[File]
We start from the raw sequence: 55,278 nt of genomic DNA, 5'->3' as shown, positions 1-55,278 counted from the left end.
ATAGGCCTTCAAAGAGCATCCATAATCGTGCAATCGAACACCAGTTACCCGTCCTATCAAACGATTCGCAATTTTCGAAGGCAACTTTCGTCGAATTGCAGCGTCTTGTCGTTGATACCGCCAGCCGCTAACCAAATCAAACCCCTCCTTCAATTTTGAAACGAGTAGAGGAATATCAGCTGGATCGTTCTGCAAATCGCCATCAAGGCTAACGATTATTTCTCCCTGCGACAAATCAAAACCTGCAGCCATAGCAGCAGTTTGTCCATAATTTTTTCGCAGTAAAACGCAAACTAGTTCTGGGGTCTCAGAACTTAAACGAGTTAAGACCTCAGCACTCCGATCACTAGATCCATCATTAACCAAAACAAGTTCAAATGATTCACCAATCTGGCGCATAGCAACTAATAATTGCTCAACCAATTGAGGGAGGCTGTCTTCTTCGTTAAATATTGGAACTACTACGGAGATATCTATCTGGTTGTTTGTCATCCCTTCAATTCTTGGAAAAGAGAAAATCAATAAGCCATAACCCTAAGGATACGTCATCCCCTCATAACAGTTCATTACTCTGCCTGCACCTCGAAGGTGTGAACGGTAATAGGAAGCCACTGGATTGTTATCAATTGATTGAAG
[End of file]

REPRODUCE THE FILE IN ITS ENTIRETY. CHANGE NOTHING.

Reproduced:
We start from the raw sequence: 55,278 nt of genomic DNA, 5'->3' as shown, positions 1-55,278 counted from the left end.
ATAGGCCTTCAAAGAGCATCCATAATCGTGCAATCGAACACCAGTTACCCGTCCTATCAAACGATTCGCAATTTTCGAAGGCAACTTTCGTCGAATTGCAGCGTCTTGTCGTTGATACCGCCAGCCGCTAACCAAATCAAACCCCTCCTTCAATTTTGAAACGAGTAGAGGAATATCAGCTGGATCGTTCTGCAAATCGCCATCAAGGCTAACGATTATTTCTCCCTGCGACAAATCAAAACCTGCAGCCATAGCAGCAGTTTGTCCATAATTTTTTCGCAGTAAAACGCAAACTAGTTCTGGGGTCTCAGAACTTAAACGAGTTAAGACCTCAGCACTCCGATCACTAGATCCATCATTAACCAAAACAAGTTCAAATGATTCACCAATCTGGCGCATAGCAACTAATAATTGCTCAACCAATTGAGGGAGGCTGTCTTCTTCGTTAAATATTGGAACTACTACGGAGATATCTATCTGGTTGTTTGTCATCCCTTCAATTCTTGGAAAAGAGAAAATCAATAAGCCATAACCCTAAGGATACGTCATCCCCTCATAACAGTTCATTACTCTGCCTGCACCTCGAAGGTGTGAACGGTAATAGGAAGCCACTGGATTGTTATCAATTGATTGAAG